The Whitman Sisters
“The Whitman Sisters were the highest-paid act on the Negro Vaudeville Circuit, Theater Owner Booking Association (Toby), and one of the longest surviving touring companies (1899-1942).
The group was considered the greatest incubator of dancing talent for Negro shows on or off Toby, and significantly contributed to American theater and dance history. In The Royalty of Negro Vaudeville, Nadine George-Graves provides a historical narrative of their achievements and uses Black feminist theories, feminist theories of performance, and theories of class and popular culture to analyze the many layers of performance in which the Whitman Sisters participated, both on and off the stage. She shows that these four Black women manipulated their race, gender, and class to resist hegemonic forces while achieving success. By maintaining a high-class image, they were able to challenge the fictions of racial and gender identity.”
“So completely has evidence of the Whitman Sisters disappeared that it’s almost as if someone had deliberately cut them out of the pages of show business history. Yet for forty years from the late 1890s to the late 1930s, the Whitman Sisters shows were the biggest, fastest, flashiest shows in black vaudeville. Their annual touring show became an incubator for talent—especially dancers. The kids who started in their shows or joined them later became some of America’s favorite comics, dancers, and musicians a few years later: Eddie “Rochester” Anderson, Count Basie, Trixie Smith, Moms Mabley, Jeni LeGon, Reed & Bryant. Pine Top Smith, Lonnie Johnson, and Mary Lou Williams.”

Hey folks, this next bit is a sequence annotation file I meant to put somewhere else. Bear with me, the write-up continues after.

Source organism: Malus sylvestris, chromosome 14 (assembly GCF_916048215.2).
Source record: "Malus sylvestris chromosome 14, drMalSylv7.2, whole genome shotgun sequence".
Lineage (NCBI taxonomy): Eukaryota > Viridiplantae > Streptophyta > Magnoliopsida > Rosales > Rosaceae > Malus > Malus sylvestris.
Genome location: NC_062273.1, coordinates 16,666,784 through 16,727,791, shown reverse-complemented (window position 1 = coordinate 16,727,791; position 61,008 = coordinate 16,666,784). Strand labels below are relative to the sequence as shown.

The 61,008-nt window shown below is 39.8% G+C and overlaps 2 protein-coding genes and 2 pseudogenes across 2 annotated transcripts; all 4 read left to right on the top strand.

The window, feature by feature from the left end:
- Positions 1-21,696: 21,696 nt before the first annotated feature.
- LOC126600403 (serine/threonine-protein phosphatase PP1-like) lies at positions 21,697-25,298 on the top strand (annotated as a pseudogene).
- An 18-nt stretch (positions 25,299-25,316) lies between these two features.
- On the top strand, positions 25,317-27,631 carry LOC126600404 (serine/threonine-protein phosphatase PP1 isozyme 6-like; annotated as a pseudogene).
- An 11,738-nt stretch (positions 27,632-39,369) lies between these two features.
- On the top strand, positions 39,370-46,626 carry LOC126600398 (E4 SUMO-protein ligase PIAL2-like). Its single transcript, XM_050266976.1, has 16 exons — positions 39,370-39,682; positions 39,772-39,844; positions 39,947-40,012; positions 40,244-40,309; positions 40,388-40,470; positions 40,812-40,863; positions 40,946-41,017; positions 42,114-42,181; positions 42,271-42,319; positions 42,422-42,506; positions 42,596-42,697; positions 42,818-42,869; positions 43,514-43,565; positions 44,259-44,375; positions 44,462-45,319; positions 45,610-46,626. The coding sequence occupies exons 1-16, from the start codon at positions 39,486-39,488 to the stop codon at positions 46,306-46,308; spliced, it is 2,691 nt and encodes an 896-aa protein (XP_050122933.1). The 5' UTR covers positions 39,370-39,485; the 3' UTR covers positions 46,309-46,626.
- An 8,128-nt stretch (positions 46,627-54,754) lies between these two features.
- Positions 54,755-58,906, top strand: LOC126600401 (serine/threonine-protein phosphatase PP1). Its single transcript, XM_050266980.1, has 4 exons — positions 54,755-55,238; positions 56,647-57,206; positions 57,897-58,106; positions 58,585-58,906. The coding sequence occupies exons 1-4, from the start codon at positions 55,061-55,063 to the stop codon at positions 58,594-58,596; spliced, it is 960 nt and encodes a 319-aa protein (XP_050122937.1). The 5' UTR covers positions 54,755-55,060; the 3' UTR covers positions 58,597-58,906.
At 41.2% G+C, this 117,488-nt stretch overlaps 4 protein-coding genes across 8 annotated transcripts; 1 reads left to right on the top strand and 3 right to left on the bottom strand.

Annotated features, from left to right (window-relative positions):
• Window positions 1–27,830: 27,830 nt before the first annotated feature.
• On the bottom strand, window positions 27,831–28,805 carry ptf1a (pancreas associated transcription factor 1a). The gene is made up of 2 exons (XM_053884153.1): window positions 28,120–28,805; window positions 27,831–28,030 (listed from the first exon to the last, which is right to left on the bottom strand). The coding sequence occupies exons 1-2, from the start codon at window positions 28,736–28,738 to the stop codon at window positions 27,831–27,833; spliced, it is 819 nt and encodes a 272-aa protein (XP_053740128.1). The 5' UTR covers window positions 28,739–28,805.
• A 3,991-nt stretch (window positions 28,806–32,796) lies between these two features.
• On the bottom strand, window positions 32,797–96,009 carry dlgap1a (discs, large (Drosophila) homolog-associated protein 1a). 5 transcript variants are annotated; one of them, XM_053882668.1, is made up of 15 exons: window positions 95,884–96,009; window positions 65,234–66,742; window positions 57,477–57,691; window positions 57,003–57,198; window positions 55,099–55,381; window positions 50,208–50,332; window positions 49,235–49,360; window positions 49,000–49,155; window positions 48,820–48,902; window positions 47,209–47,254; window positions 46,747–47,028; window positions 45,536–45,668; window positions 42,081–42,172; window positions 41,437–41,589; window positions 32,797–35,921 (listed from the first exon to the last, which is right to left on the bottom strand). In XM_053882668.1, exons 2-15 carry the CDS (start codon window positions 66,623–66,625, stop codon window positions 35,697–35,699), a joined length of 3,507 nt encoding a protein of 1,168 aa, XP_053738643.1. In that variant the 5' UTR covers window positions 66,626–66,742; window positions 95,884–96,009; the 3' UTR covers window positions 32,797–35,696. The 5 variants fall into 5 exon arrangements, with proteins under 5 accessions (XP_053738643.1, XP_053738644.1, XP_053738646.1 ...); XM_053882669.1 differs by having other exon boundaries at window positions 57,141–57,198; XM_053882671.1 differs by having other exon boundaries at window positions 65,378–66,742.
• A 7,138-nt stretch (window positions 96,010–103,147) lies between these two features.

“There were four Williams Sisters: Mabel/May who ran the company and directed the show, Essie who was a big-voiced comic singer, and Alberta/Bert who was a flash dancer who worked in male drag. Alice, much younger than her sisters, was regarded by many as the greatest woman tap dancer of her day.
They were fearless, talented, and had a great sense of business. May ran the company like a strict schoolmaster and the kids in their care were trained and worked hard, fed and clothed well, sent to church on Sundays, and were prevented from engaging in any hanky-panky.
Despite their achievements of fielding shows year after year, of making news by integrating an audience as early as 1904, of being billed as the “Royalty of Negro Vaudeville,” of retiring wealthy to Chicago, the four Whitman Sisters are forgotten and only a few photos seem to exist.”
Stage Name – Whitman Sisters: considered the royalty of Black vaudeville entertainment from 1900 to 1943. Introduced the cakewalk in 1908.”
“The sisters grew up in a religious home with their father as a minister and sang Jubilees at church. When they were young they arranged shows for their church which gave them experience when it came to producing later on in life. They would tour at a young age, singing and dancing in various church functions and vaudeville shows with their mother in tow as chaperones. They finally started their own act, The Whitman Sisters New Orleans Troubadours around 1903, which consisted of Alberta, Mabel, and Essie; Alice would join them after their mother died in 1909.”